“We look forward to being a trusted neighbor. Obviously, coming into a new community and serving a vulnerable population, and one that has caused concern for many residents in the vicinity, we want to make sure that safety is the No. 1 concern for everybody, for those staying here and for the neighbors and everyone else,” Cochrane said.

South Salt Lake Mayor Cherie Wood in a statement expressed optimism about housing the shelter in the city.

“South Salt Lake has an 80-year history of strong neighborhoods, robust businesses and resilient residents. As a community, we have always thrived on welcoming all who seek opportunity,” Wood said.

She said at the new facility, men “will find opportunity and a fresh start.”

“South Salt Lake intends to connect those in need to available resources and set them on a path of stability and success. We seek to provide the best services possible to those who will utilize the center. We are committed to a safe, effective facility,” Wood said.

The facility is also seeking volunteers. Pickle said meal serving provides a unique opportunity for families to volunteer together. Information can be found on https://www.theroadhome.org/.

Push to find long-term housing

As part of the new housing initiative to fight shelter overflow, leaders “will be proactively calling upon landlords in the region to work with stakeholders to help find creative solutions to closing the housing gap,” Biskupski’s office said in a statement.

The funding will be used to provide emergency housing assistance, hire additional case managers, give rental assistance, and create a housing retention fund, among other things, according to city officials.

Finding more permanent housing options will be key to keeping the resource centers from overflowing, said Christina Davis, spokeswoman for the Utah Department of Workforce Services, which has been facilitating the transition into the new homeless resource centers.

David Litvack, Biskupski’s deputy chief of staff, said landlords have already been reaching out to the city housing authority, though he did not have an estimate on how many as of Tuesday.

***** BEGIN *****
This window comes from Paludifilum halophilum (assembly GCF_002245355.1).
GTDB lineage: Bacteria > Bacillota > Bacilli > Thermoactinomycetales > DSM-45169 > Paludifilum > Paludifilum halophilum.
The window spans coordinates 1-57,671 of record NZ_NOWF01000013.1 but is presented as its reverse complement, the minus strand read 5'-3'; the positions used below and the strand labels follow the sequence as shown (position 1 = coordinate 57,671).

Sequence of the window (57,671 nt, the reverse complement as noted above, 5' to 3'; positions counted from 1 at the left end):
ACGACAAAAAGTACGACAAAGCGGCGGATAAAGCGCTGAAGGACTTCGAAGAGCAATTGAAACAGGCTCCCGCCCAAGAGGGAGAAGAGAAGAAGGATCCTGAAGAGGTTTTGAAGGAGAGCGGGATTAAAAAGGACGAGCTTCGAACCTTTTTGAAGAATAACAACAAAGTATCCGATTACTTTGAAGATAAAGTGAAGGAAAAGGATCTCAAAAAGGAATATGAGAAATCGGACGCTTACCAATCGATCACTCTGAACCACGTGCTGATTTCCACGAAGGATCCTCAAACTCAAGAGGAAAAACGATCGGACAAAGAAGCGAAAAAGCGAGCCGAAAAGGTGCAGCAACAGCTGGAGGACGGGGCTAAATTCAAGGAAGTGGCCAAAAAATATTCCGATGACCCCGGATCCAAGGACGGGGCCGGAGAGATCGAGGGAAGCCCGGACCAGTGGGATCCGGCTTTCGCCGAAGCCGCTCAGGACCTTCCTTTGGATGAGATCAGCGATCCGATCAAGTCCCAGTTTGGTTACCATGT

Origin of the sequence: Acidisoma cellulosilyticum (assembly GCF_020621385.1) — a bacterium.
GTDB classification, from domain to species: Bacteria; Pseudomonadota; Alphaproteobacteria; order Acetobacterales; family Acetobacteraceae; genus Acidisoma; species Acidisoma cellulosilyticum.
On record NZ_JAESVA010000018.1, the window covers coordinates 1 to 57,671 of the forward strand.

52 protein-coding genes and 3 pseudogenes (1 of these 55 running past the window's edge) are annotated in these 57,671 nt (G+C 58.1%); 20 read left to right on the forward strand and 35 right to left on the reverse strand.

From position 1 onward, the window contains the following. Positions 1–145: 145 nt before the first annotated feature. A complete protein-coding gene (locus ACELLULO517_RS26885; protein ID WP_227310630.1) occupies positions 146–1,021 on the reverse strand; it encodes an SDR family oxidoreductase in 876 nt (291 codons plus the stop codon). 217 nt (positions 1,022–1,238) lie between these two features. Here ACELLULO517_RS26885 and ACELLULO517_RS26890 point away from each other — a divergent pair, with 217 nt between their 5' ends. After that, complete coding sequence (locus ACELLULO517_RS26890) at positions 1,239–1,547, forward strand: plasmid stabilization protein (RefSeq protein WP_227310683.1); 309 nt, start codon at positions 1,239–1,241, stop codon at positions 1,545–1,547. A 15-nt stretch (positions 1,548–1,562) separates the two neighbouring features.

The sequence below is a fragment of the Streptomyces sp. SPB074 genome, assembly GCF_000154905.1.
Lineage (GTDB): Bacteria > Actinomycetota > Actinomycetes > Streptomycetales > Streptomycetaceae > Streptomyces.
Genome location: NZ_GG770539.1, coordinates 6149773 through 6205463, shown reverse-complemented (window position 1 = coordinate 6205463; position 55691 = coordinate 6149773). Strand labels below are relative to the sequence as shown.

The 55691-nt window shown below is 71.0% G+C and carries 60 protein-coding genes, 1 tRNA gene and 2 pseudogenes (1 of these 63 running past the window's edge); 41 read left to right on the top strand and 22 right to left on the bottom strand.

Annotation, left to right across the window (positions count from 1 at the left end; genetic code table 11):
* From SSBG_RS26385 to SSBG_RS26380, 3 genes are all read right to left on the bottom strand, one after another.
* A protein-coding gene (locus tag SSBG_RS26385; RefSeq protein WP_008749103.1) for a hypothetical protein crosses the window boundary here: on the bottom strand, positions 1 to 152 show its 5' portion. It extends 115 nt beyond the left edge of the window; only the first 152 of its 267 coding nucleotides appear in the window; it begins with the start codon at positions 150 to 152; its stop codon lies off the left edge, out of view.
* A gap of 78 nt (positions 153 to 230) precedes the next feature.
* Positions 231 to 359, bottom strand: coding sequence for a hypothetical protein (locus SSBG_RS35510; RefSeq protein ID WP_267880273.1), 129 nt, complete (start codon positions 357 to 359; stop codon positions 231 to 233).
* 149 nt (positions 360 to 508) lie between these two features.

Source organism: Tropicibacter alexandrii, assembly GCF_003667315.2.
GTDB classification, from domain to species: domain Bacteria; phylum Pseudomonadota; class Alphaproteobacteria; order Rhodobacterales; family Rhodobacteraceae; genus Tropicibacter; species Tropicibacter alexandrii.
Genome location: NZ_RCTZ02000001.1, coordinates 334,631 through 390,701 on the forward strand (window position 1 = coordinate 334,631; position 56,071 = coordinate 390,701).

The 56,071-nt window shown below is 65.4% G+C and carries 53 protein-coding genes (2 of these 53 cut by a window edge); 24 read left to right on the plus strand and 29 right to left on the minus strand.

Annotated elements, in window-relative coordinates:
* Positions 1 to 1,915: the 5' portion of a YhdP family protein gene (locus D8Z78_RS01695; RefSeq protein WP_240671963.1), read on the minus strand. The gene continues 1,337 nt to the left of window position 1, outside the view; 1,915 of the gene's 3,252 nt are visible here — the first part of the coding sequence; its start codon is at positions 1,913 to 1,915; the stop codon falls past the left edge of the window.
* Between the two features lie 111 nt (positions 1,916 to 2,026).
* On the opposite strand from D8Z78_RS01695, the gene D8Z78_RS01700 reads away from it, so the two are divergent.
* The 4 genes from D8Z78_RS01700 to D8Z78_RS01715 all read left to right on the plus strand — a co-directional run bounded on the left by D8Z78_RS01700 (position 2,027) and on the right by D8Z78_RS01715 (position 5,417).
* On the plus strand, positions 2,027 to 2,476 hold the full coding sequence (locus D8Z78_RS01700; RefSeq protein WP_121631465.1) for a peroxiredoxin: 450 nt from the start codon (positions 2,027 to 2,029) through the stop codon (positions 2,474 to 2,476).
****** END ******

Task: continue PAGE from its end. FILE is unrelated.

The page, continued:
“We are having some additional units, and so now we’re just putting all the pieces together so we can begin to match the individuals to those units,” Litvack said.

“There’s a definite sense of urgency in part due to moving to the new resource centers, but I would also say that there’s a sense of urgency because we want, and we have always wanted, and part of our core effort has always been, to have a housing-centric homeless services system.”

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But while courting landlords is what officials are “working hard on,” Davis said they also are in discussions with other service providers to find backup beds. Among them, one substance use disorder treatment center has offered 78 new treatment beds, Davis said. More information about those other options is expected to be announced next week.

Cochrane said, “Any units you can come online that would be able to be lower, affordable for the population that we’re serving, the better. That’s our whole focus, that’s our whole goal right now.”

In the meantime, he said, no one will need to stay out in the cold at night.

“Everyone will have a place to go, for sure. It may not be their ideal. They may try to get into a resource center, and it might be full for that day or that night, but the whole part of coordinated entry and intake is to identify where is the best place for that person to go,” he said.

Matthew Melville, homeless services director for Catholic Community Services of Utah, said the organization is working to open up the Wiegand Center waiting area, located next to the St. Vincent de Paul Dining Hall, to keep people warm.

He said there is a sense of urgency to open the building to that purpose, and Catholic Community Services is working on getting the resources to do it.